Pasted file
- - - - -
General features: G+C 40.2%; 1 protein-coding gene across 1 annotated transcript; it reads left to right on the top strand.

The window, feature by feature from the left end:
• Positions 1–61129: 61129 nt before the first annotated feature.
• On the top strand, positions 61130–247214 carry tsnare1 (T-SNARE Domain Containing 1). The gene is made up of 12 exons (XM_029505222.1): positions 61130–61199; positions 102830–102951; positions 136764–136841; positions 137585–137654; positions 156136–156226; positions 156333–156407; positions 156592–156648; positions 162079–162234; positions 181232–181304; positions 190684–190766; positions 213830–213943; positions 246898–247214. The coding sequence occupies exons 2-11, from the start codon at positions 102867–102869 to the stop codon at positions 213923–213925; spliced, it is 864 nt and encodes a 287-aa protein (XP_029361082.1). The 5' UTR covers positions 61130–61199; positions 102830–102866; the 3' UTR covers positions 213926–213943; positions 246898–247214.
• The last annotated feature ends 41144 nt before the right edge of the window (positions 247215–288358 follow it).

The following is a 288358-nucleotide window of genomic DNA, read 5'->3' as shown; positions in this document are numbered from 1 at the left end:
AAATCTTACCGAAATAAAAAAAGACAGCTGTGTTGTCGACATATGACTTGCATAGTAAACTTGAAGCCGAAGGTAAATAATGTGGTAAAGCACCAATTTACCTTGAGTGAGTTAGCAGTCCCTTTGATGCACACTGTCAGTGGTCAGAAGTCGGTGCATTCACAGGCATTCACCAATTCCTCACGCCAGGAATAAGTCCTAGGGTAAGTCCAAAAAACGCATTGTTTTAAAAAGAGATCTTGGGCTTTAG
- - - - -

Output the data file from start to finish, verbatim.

General features: G+C 40.2%; 1 protein-coding gene across 1 annotated transcript; it reads left to right on the top strand.

The window, feature by feature from the left end:
• Positions 1–61129: 61129 nt before the first annotated feature.
• On the top strand, positions 61130–247214 carry tsnare1 (T-SNARE Domain Containing 1). The gene is made up of 12 exons (XM_029505222.1): positions 61130–61199; positions 102830–102951; positions 136764–136841; positions 137585–137654; positions 156136–156226; positions 156333–156407; positions 156592–156648; positions 162079–162234; positions 181232–181304; positions 190684–190766; positions 213830–213943; positions 246898–247214. The coding sequence occupies exons 2-11, from the start codon at positions 102867–102869 to the stop codon at positions 213923–213925; spliced, it is 864 nt and encodes a 287-aa protein (XP_029361082.1). The 5' UTR covers positions 61130–61199; positions 102830–102866; the 3' UTR covers positions 213926–213943; positions 246898–247214.
• The last annotated feature ends 41144 nt before the right edge of the window (positions 247215–288358 follow it).

The following is a 288358-nucleotide window of genomic DNA, read 5'->3' as shown; positions in this document are numbered from 1 at the left end:
AAATCTTACCGAAATAAAAAAAGACAGCTGTGTTGTCGACATATGACTTGCATAGTAAACTTGAAGCCGAAGGTAAATAATGTGGTAAAGCACCAATTTACCTTGAGTGAGTTAGCAGTCCCTTTGATGCACACTGTCAGTGGTCAGAAGTCGGTGCATTCACAGGCATTCACCAATTCCTCACGCCAGGAATAAGTCCTAGGGTAAGTCCAAAAAACGCATTGTTTTAAAAAGAGATCTTGGGCTTTAG